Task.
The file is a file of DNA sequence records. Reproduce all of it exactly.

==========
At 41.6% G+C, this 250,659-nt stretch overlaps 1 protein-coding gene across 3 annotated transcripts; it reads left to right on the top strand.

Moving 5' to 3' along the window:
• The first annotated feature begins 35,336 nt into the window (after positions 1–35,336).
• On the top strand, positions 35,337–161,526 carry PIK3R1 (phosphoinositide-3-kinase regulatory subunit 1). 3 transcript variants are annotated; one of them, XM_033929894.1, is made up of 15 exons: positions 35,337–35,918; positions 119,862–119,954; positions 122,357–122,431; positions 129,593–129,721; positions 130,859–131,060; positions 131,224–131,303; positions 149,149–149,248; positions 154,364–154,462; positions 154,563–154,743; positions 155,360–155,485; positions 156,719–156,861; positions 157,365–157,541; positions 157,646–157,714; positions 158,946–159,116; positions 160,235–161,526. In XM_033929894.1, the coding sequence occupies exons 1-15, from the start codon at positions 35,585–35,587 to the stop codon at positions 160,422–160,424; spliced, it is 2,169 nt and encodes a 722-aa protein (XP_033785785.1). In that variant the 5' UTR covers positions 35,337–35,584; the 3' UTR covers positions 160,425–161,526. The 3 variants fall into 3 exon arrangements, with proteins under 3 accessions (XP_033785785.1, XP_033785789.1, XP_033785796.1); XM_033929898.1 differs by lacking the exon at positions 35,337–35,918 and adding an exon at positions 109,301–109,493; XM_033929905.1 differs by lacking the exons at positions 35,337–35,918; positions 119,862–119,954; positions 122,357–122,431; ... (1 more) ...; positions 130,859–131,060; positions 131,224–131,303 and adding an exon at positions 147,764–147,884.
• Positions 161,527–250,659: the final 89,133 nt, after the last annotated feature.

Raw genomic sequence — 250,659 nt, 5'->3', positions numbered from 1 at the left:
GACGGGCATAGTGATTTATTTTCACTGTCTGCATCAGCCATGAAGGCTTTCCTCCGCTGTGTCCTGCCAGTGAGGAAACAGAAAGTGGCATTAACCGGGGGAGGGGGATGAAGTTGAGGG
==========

At 41.6% G+C, this 250,659-nt stretch overlaps 1 protein-coding gene across 3 annotated transcripts; it reads left to right on the top strand.

Moving 5' to 3' along the window:
• The first annotated feature begins 35,336 nt into the window (after positions 1–35,336).
• On the top strand, positions 35,337–161,526 carry PIK3R1 (phosphoinositide-3-kinase regulatory subunit 1). 3 transcript variants are annotated; one of them, XM_033929894.1, is made up of 15 exons: positions 35,337–35,918; positions 119,862–119,954; positions 122,357–122,431; positions 129,593–129,721; positions 130,859–131,060; positions 131,224–131,303; positions 149,149–149,248; positions 154,364–154,462; positions 154,563–154,743; positions 155,360–155,485; positions 156,719–156,861; positions 157,365–157,541; positions 157,646–157,714; positions 158,946–159,116; positions 160,235–161,526. In XM_033929894.1, the coding sequence occupies exons 1-15, from the start codon at positions 35,585–35,587 to the stop codon at positions 160,422–160,424; spliced, it is 2,169 nt and encodes a 722-aa protein (XP_033785785.1). In that variant the 5' UTR covers positions 35,337–35,584; the 3' UTR covers positions 160,425–161,526. The 3 variants fall into 3 exon arrangements, with proteins under 3 accessions (XP_033785785.1, XP_033785789.1, XP_033785796.1); XM_033929898.1 differs by lacking the exon at positions 35,337–35,918 and adding an exon at positions 109,301–109,493; XM_033929905.1 differs by lacking the exons at positions 35,337–35,918; positions 119,862–119,954; positions 122,357–122,431; ... (1 more) ...; positions 130,859–131,060; positions 131,224–131,303 and adding an exon at positions 147,764–147,884.
• Positions 161,527–250,659: the final 89,133 nt, after the last annotated feature.

Raw genomic sequence — 250,659 nt, 5'->3', positions numbered from 1 at the left:
GACGGGCATAGTGATTTATTTTCACTGTCTGCATCAGCCATGAAGGCTTTCCTCCGCTGTGTCCTGCCAGTGAGGAAACAGAAAGTGGCATTAACCGGGGGAGGGGGATGAAGTTGAGGG